10 Budget Hacks

One vivid memory I have of elementary school is not having Guess jeans. Never mind all the things we did have – a great home, a pool, two parents who adored us, bikes, a pantry full of food, vacations to southern California. No. Never mind that stuff. Once the mid-80s Guess jeans, Esprit bags, high top Converse trends hit suburban Phoenix, I felt like a pauper. All the other kids had Guess jeans. Why was I wearing JC Penney? WHY OH WHY?

My mom would laugh at my requests and she would not be swayed. She could not understand why any parent would purchase $100 jeans for a growing child. It simply didn’t make sense.

Today, I think my mom is a genius. Then, I thought she was trying to forever keep me unpopular. My third grade brain decided wearing the “right” jeans and tennis shoes, made you a better person. Being cool meant complete happiness.

Jars of Renewal: Savings Plan

Eventually I saved enough babysitting money to buy a Guess t-shirt in 7th grade, but by then the brand was fading from popularity. The shirt didn’t fit for long and I’m pretty sure I regretted the expense, even if it did look super cool with my puka shell necklace and double barrel bangs. My mom just shook her head, sure that at some point I too would figure it out: things weren’t going to make me cool. Money wasn’t happiness.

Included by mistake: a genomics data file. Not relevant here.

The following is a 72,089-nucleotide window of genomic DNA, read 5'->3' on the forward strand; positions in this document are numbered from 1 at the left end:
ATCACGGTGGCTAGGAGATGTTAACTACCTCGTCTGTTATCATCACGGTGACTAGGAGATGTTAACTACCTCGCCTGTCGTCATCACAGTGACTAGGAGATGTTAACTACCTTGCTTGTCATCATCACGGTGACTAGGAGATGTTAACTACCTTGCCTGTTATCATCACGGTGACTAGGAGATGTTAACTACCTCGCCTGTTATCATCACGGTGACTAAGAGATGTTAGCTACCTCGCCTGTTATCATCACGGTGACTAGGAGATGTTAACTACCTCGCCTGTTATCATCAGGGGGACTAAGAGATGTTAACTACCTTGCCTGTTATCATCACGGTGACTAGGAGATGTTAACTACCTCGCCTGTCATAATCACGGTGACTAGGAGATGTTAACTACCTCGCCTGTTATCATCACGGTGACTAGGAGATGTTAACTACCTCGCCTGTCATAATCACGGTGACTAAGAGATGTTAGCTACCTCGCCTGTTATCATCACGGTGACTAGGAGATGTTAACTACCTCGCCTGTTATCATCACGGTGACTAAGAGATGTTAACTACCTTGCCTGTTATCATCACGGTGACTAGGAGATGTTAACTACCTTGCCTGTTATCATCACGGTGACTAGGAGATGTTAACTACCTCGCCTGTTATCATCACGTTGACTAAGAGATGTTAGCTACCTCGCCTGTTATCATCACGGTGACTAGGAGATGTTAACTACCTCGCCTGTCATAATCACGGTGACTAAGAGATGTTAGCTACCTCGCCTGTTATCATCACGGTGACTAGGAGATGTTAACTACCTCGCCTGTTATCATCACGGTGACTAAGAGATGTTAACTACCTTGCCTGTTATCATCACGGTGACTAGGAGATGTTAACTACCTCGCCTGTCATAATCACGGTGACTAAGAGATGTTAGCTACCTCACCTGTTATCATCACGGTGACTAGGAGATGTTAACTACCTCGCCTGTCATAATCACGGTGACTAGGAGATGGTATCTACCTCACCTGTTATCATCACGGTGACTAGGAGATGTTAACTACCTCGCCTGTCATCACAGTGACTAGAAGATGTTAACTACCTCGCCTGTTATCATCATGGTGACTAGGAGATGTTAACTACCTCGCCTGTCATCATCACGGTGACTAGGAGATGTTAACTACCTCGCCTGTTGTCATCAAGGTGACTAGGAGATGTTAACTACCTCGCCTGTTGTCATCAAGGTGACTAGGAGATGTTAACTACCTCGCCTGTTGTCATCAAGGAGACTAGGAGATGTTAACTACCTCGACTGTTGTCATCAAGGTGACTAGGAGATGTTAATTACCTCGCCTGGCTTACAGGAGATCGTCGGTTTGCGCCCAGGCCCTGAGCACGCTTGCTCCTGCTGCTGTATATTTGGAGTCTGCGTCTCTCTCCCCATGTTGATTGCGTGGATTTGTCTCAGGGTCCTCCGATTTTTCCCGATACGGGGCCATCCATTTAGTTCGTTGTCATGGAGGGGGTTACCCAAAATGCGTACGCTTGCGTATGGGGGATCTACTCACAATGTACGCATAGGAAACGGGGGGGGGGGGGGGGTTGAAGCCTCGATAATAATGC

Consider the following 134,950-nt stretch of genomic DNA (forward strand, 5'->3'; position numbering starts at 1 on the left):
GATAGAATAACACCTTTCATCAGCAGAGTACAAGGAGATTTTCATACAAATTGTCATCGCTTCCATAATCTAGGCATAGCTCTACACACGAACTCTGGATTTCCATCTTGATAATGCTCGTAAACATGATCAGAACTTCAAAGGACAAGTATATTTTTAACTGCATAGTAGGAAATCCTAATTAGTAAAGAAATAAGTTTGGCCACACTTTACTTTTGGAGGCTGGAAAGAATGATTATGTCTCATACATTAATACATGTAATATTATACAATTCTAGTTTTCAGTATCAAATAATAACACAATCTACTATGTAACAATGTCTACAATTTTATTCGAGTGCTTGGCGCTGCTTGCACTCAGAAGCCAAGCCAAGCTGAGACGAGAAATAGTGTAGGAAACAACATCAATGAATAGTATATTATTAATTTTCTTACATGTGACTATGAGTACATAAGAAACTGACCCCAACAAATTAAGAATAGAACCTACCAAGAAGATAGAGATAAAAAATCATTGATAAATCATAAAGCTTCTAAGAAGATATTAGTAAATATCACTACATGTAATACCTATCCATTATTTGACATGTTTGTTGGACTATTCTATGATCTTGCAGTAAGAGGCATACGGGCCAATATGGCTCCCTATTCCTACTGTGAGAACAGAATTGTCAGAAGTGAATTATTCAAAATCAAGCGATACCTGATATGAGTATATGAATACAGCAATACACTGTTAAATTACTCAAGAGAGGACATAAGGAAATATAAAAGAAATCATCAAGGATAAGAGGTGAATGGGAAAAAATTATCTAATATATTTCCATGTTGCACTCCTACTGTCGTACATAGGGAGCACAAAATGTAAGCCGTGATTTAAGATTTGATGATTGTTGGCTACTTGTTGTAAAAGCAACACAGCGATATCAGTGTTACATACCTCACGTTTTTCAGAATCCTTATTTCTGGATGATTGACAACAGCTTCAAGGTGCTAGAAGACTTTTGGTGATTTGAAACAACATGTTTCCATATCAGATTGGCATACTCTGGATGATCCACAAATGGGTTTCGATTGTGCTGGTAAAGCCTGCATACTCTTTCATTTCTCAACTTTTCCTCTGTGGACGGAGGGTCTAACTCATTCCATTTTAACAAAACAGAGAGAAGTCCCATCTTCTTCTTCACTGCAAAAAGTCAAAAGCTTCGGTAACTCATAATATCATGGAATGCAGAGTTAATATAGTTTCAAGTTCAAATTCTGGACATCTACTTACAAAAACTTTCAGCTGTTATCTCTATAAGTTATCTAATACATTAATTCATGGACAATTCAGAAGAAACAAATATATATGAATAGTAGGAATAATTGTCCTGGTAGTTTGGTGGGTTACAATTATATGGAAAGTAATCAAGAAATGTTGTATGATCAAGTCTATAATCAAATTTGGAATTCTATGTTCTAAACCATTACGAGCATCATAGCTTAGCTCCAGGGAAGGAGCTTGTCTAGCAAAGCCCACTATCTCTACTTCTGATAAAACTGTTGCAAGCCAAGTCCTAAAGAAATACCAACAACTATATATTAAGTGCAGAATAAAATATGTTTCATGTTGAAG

I’d love to tell you there was some huge “a ha!” moment soon after when, say, volunteering at a soup kitchen or wrapping Christmas gifts for orphans, I knew this to be truth. Sadly, there was no clarifying moment of cheap grace. I always loved helping others and I always loved going into a fancy department store, or Gap, or Target – or heck, even Costco – and coming out with a cart full of shiny, bright, stylish items that gave me the rush of NEW.

I am human, and therefore complicated.

Jars of Renewal: Savings Plan

Now, as I’ve combined households and finances with someone, I’m embarrassed I haven’t done a better job of listening to what my wise mother has been trying to say for two decades: save more, spend less. Ashamed, really. Instead, I have a closet full of shoes, more books than I’ll ever be able to read and a passport full of stamps from flights I often put on credit to pay off … when I could. They were, of course, “once in a lifetime opportunities.” All of them. Really.